The month of January has accounted for the lowest monthly sales volume 11 out of the last
13 years. Data for the last 13 years also shows us sales volume in February is greater than
January, and volume is always greater in March than February. This insight validates the adage
that our real estate season begins as the Super Bowl ends.

This year the consensus among most market observers is 2014 sales volume will be comparable
to 2013 with prices increasing 5% to 7%. Over the past couple of years, my outlook has
been far more positive than most local pundits and much more positive than the national experts.
This year, I find myself with a more pessimistic view than my colleagues. ARMLS reported
4,797 sales in January 2014, down 17.1% from 5,789 in January 2013 and 18.4% below our
five year running average of 5,882. We also saw a drop in newly constructed homes purchased
year-over-year with only 565 new builds in January 2014 compared to 743 January

As the demand side of our housing equal on has been weakening, new listings have been increasing,
up 10.7% over January 2013. When you view the STAT monthly Sales Volume and
Total Inventory charts, you can clearly see the trending disparities between supply and demand
over the past six months. February begins the month with 28,464 total listing which is
below the 30,000 listings we would describe as typical. However, the total number of lis????ngs
by itself is not concerning. Concerns lie on the demand side as defined by the number of
pending sales contracts. Last year at this time there were 9,500 pending sales contracts but
at this moment there are only 5,728, a 40% drop. We have far less momentum going into our
season than last year at this time.

In the November 2013 issue of Stat we stated, “We are presently in what can best be defined
as a balanced market, but with supply increasing and demand rapidly falling, we are quickly
moving into a buyer’s market.” It might well be time to change our market definition from a
balanced market to a buyer’s market. This is good news for buyers, as more choices and less
competition places them in a far stronger negotiating position. Incidentally, the November
2013 sales volume of 5,206 was below the total in January 2013 at 5,789. 2013 and 2007
were the two years where the sales volume in January was not the lowest of the year.
We’ve discussed sales volume and pending sales contracts, but what has this meant to prices?
Both the average priced new listing and the median priced new listing were up month over-
month. The average priced new listing in January 2014 climbed 9.1% over December
2013 to $322,400. While the median priced new listing rose 10.1% to $220,000 from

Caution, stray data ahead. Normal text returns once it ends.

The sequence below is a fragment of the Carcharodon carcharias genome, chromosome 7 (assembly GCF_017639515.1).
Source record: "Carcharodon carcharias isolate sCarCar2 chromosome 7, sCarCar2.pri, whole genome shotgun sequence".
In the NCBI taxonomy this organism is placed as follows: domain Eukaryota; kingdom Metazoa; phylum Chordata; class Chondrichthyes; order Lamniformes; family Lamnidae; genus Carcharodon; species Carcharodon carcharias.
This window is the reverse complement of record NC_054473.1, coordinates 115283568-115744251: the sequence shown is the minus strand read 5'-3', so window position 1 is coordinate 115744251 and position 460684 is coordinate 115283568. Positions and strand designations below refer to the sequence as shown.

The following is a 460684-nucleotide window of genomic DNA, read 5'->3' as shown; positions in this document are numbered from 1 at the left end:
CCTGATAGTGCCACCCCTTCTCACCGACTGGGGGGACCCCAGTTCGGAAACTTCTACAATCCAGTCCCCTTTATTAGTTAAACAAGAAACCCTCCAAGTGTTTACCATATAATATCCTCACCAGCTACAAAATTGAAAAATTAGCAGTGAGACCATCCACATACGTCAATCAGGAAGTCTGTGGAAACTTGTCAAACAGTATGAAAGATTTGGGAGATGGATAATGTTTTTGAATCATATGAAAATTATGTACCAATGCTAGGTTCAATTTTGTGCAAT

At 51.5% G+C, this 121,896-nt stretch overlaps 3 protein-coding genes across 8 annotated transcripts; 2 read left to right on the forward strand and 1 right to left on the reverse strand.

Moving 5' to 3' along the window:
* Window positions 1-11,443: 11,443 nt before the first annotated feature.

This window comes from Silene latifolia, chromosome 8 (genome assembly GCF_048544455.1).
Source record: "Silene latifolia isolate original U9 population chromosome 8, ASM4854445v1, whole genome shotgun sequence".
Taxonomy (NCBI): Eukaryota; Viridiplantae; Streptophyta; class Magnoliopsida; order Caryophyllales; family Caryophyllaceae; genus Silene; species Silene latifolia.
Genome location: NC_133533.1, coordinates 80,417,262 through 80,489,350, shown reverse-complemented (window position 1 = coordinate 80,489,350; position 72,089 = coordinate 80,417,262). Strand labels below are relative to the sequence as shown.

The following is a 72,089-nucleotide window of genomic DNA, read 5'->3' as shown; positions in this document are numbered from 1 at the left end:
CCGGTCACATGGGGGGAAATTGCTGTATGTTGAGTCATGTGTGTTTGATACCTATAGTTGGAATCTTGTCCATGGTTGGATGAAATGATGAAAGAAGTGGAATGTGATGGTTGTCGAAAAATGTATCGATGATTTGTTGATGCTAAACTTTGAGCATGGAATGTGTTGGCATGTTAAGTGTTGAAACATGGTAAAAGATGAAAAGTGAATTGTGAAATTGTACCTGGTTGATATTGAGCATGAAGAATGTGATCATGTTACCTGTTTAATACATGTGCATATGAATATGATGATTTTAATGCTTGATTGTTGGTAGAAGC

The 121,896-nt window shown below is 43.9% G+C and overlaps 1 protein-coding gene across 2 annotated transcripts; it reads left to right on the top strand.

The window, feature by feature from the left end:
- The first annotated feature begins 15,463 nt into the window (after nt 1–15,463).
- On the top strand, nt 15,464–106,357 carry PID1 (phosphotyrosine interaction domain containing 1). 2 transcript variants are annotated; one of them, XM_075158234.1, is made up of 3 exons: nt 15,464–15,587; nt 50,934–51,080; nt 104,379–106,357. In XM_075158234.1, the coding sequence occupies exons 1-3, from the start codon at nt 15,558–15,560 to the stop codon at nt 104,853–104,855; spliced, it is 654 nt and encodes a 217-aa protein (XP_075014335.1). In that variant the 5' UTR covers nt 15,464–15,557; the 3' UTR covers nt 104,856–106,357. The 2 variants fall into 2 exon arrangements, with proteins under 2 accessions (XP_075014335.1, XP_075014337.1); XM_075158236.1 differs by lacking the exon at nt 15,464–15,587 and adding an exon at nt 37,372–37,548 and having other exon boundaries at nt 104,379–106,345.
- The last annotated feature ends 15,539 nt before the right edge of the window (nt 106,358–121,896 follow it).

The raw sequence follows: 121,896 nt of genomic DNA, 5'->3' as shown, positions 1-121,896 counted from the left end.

$199,000 in December 2013. This uptick most likely set sellers expectations and reality on a
collision course. Closed sales in January reported a median sales price of $182,500, down
1.4% month-over-month and up 17.8% year-over-year. The appreciation of home values took
place between January 2013 and June 2013 with prices relatively flat over the remainder of
the year. This trend leads us to expect annual price appreciation this year in the same manner.

The median priced home has been wobbling between $180,000 and $185,000 since last June.
Last month the ARMLS Pending Price Index projected the median sales price in January to be
$182,200 and $180,000 in February. Earlier I mentioned most forecasters are predicting a 5%
to 7% increase in home prices in 2014, I also stated I was more pessimistic. I would not be surprised
if prices remained flat in 2014 or even fell slightly, around 5%. As I stated last month, a
year where prices show modest fluctuations up or down will be a good thing.
I see 2014 shaping up as a transitional year, moving away from an investor driven market to a
market driven by the traditional buyer. Over the last five years we’ve seen homeownership
rates decline as foreclosures and short sales soared, creating a huge demand for rentals. The
investors purchasing these rentals and driving our market have taken a big step back as prices
increased and cap rates declined. Looking ahead, this creates new opportunities. As we move
forward, it will be important to educate renters on the merits of homeownership and assist
them in the process with lending policies being key.

At a recent speaking engagement Frank Nothaft, the chief economist with Freddie Mac, projected
2014 will be the first time since 2000 that most of the home loans made in America will
be for purchasing a house. Nothaft said, “As we get to the spring home buying season, we are
going to see it flip-flop from what it has been in the last few years. So many people have refied
[refinanced] in the last few years there is a dwindling pool of homeowners.” With fewer
refi’s taking place, mortgage lenders will appear as welcomed partners as they begin directing
their advertising efforts towards home ownership and their efforts will be aimed directly at the
large pool of renters and the two groups which comprise it, millennials and boomerang buyers.